Influences of Climate Change on Range Limits and Distribution of Trees and Forests

A special issue of Forests (ISSN 1999-4907). This special issue belongs to the section "Forest Biodiversity".

Deadline for manuscript submissions: closed (15 January 2022) | Viewed by 22299

Special Issue Editors


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Guest Editor
Plant Science & Biodiversity Center of Slovak Academy of Sciences, Dubravska cesta 9, SK-845 23, Bratislava, Slovakia
Interests: biodiversity; ecology and evolution; climate change; conservation; ecotones; biodiversity monitoring; remote sensing; vegetation
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Guest Editor
School of Natural Resources and the Environment, University of Arizona, Tucson, AZ, USA
Interests: biotic factors; climate change; biomass accumulation; tree-ring; wood anatomy; forest growth; forest dynamics

Special Issue Information

Dear Colleagues,

Many biotic and abiotic factors drive the distributional ranges of plant species. The climatic factors, such as precipitation and temperature, significantly control the tree species. Recently, due to exposure to the consequences of ongoing weather abnormalities, the biodiversity crisis and climate change are intrinsically linked, showing unprecedented biota shifts. This accelerates the destruction of the natural world through increasing droughts, flooding, and wildfires, while the loss and unsustainable use of nature are, in turn, critical drivers of climate change and biodiversity loss. We encourage authors to focus on the distributional pattern of trees and subsequent habitats to explain the consequences of climate change on their boundary limits and ecotonal transitions.

Dr. Jozef Šibík
Prof. Dr. Flurin Babst
Guest Editors

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Keywords

  • Climate niche
  • Disturbances
  • Ecotone
  • Invasive species
  • Functional traits
  • Range shifts
  • Timberline

Published Papers (6 papers)

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Research

18 pages, 2656 KiB  
Article
Population Variability of Almond-Leaved Willow (Salix triandra L.) Based on the Leaf Morphometry: Isolation by Distance and Environment Explain Phenotypic Diversity
by Katarina Tumpa, Zlatko Šatović, Antonio Vidaković, Marilena Idžojtić, Rudolf Stipetić and Igor Poljak
Forests 2022, 13(3), 420; https://doi.org/10.3390/f13030420 - 7 Mar 2022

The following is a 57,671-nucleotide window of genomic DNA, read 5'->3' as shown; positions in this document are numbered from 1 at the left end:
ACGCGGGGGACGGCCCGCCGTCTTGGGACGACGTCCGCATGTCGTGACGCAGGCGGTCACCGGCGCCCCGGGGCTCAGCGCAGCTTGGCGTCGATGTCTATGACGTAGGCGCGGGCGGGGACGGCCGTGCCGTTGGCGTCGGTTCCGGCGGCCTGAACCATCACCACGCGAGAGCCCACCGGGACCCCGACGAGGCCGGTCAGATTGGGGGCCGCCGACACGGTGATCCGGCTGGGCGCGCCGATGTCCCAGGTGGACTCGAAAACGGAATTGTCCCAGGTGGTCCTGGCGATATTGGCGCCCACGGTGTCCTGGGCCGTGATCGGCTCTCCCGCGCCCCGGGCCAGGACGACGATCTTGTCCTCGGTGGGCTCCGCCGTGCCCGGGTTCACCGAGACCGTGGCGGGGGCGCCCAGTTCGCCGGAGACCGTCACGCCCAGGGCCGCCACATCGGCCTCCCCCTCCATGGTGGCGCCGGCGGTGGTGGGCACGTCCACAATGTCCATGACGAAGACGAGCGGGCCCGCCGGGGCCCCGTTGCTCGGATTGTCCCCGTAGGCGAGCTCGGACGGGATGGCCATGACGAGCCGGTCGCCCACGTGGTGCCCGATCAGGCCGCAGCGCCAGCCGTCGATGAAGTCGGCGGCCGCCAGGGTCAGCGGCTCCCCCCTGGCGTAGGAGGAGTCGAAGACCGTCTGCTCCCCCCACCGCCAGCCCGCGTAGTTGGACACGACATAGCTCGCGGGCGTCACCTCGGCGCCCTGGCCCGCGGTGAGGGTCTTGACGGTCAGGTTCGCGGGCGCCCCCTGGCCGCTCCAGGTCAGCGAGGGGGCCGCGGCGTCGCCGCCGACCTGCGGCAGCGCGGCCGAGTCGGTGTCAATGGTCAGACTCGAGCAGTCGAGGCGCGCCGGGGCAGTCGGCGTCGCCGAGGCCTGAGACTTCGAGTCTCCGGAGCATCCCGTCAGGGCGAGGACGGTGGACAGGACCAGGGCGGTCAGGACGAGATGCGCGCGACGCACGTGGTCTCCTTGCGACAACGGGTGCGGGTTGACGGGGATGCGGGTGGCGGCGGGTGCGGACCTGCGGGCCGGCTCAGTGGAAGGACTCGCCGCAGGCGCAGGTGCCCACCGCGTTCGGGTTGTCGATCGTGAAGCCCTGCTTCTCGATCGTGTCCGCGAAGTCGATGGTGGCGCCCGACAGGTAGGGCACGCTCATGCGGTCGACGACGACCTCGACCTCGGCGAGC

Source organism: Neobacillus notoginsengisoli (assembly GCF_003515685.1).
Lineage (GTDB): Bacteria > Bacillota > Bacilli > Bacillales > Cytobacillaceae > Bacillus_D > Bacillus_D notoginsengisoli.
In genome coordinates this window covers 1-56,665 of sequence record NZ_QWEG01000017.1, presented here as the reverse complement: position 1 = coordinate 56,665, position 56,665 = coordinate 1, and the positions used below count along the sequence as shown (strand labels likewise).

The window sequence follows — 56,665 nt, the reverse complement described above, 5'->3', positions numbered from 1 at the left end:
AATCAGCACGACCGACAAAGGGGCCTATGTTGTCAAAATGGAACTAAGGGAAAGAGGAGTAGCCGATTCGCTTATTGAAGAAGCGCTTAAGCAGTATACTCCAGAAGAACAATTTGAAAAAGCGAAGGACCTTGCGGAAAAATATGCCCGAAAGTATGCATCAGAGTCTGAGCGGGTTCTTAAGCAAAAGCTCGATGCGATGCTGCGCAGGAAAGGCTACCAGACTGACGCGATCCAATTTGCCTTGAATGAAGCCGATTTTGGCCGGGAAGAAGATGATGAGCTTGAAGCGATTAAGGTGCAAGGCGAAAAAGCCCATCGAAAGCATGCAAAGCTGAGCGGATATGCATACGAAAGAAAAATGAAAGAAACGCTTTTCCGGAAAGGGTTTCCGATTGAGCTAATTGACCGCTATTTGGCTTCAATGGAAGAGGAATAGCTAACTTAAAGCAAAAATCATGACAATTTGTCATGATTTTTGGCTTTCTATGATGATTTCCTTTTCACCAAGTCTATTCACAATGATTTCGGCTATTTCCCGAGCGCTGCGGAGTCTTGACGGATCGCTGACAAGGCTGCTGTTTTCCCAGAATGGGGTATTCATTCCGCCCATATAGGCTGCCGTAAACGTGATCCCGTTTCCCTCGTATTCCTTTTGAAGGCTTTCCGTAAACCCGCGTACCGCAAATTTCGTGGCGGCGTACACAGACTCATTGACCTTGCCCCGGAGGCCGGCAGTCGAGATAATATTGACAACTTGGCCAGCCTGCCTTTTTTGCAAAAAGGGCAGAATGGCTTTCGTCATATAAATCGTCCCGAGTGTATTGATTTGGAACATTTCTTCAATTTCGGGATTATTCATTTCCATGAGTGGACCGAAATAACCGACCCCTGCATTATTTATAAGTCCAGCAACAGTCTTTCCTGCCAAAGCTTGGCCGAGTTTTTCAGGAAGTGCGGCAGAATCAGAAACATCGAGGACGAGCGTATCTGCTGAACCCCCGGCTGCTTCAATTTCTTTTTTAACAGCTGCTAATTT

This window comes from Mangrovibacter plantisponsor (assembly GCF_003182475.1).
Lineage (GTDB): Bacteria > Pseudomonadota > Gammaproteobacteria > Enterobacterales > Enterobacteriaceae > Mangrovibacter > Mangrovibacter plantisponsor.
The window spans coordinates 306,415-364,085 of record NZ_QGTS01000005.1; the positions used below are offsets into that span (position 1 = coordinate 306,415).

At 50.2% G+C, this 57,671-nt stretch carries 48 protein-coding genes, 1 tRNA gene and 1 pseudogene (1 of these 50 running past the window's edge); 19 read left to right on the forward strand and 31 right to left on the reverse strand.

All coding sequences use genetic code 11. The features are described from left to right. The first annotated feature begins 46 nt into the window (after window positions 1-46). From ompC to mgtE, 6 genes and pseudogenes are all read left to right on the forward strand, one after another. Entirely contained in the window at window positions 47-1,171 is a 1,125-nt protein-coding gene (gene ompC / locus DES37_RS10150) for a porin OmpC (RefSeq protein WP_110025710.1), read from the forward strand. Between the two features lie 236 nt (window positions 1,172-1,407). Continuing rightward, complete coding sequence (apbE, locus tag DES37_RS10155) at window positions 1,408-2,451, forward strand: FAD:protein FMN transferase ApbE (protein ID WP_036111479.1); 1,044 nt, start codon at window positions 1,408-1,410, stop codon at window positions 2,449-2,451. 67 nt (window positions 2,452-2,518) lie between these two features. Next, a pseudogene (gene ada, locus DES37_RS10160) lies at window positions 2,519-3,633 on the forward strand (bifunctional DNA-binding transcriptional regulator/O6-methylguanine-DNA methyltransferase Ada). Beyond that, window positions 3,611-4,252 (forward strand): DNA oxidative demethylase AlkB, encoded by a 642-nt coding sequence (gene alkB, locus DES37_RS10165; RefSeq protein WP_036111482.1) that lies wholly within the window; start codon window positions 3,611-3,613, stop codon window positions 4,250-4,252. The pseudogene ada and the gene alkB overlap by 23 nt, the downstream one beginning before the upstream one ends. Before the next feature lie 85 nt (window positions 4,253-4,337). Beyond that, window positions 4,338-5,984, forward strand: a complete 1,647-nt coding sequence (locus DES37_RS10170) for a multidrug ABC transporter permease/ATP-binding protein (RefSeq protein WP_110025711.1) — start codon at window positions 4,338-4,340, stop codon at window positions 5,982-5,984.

Cited by 4 | Viewed by 2669
Abstract
Almond-leaved willow (Salix triandra L., Salicaceae) is a dioecious shrub, rarely a small tree that grows under various environmental conditions. We examined the population structure of 12 populations of almond-leaved willow using nine leaf morphological traits and specific leaf area. Populations were [...] Read more.
Almond-leaved willow (Salix triandra L., Salicaceae) is a dioecious shrub, rarely a small tree that grows under various environmental conditions. We examined the population structure of 12 populations of almond-leaved willow using nine leaf morphological traits and specific leaf area. Populations were selected from a range of habitats, from continental to the sub-Mediterranean zone, to examine the influence of environmental conditions (climate and altitude) and geographic distance on leaf variability. Significant differences were confirmed among all populations for all traits, with significant correlations between geographic location of populations and morphological traits, and between environmental conditions and morphological traits. Large-leaved populations were found in continental and sub-Mediterranean climates, while small-leaved populations were found in higher elevations and smaller karstic rivers. In addition, populations from floodplains showed greater variability than populations from the karstic habitats, indicating a positive influence of lowland habitats and possible underlying differences in gene pool size. In conclusion, we found that environmental conditions and geographical distances in addition to genetic drift, are the main influences on the variability in almond-leaved willow, with the species showing a high level of plasticity and adaptation to local environmental conditions. Full article